Related: Projecting the Redskins' roster--defense

Note: If you want more complete stats on Thurman’s defenses check out his page on Pro Football Reference. DVOA stats via Football Outsiders. A negative DVOA percentage is better than a positive number. Zero is average.

For players, * designates Pro Bowl selection, + designates first-team All-Pro

2013 Jets (8-8)

Rankings: Yards 5,359 (11th), points 387 (19th), takeaways 15 (31st), 3rd down 38.8% (13th), DVOA -5.6% (12th)
Notable players: DE Muhammad Wilkerson, CB Antonio Cromartie*, S Ed Reed

The Jets traded away their best defender, Darrelle Revis, during the offseason. Wilkerson led a good pass rush as he racked up 10.5 sacks and LB Calvin Pace had 10. It should be noted that head coach Rex Ryan is a defensive-minded head coach and he certainly had influence in what went right and what went wrong on that side of the ball.

2014 Jets (4-12)

Rankings: Yards 5,235 (6th), points 401 (24th), takeaways 13 (32nd), 3rd down 45.2% (30th), DVOA 3.5% (21st)
Notable players: DT Sheldon Richardson*, DE Quinton Cooples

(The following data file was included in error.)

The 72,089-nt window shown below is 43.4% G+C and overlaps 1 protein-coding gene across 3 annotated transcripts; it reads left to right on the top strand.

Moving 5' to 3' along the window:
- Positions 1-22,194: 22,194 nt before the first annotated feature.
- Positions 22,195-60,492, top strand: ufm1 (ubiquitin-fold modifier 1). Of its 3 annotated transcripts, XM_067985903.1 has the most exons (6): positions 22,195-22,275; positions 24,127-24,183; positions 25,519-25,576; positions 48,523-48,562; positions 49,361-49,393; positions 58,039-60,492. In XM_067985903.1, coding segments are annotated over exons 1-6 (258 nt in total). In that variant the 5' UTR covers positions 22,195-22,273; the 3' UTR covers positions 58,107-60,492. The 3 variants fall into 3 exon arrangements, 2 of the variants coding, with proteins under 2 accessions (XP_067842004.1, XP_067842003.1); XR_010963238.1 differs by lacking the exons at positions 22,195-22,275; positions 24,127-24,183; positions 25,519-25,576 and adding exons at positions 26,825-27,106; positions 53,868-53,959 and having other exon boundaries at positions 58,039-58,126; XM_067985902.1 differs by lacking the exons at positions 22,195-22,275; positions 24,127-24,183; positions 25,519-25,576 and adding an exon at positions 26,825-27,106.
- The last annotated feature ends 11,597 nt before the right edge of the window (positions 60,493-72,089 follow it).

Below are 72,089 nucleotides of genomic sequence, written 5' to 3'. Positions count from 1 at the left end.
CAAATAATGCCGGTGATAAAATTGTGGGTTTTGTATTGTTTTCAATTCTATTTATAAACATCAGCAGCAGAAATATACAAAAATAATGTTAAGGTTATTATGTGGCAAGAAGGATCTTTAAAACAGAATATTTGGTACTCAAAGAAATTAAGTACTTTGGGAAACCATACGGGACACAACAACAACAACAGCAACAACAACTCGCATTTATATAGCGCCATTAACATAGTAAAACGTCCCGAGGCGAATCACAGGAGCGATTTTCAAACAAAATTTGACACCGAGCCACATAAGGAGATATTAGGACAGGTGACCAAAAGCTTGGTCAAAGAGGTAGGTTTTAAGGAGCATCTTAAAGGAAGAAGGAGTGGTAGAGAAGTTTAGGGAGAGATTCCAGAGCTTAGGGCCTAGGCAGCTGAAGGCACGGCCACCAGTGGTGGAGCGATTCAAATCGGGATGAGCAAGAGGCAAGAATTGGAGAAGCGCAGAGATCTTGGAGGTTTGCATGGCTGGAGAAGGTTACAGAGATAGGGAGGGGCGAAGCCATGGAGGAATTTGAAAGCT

If you want to know how a team can finish in the top six in yards and in the bottom 10 in points allowed just look at the lack of takeaways and the porous third-down defense. An offense with Geno Smith at quarterback couldn’t keep thinks afloat and Thurman was fired along with Ryan after the season.

More Redskins: Setting the odds on what will happen with Cousins

2015 Bills (8-8)

Rankings: Yards 5,702 (19th), points 359 (15th), takeaways 25 (12th), 3rd down 40.5%, DVOA 8.6% (24th)
Notable players: DE Mario Williams, DE Jerry Hughes

Ryan and Thurman both moved to upstate New York when they were hired by the Bills. This unit ranked fourth in both yards and points the year before Ryan and Thurman arrived and they obviously didn’t maintain that. It didn’t help that 2014 first-team All-Pro Marcell Dareus got into some legal trouble during the offseason and his production plummeted from 10 sacks in 2014 to two.

2016 Bills (7-9)

Rankings: Yards 5,712 (19th), points 378 (16th), takeaways 18 (23rd), 3rd down 40.0%, DVOA 8.0 (26th)
Notable players: LB Lorenzo Alexander*, CB Stephon Gilmore

Former Redskin Alexander had a good year, racking up 12 sacks and making the Pro Bowl but there wasn’t much else to talk about on defense. They essentially spun their wheels and Ryan was fired with a game left and Thurman soon followed him out the door.

Stay up to date on the Redskins! Rich Tandler covers the team 365 days a year. Like his Facebook page www.Facebook.com/RealRedskins and follow him on Twitter @Rich_TandlerCSN.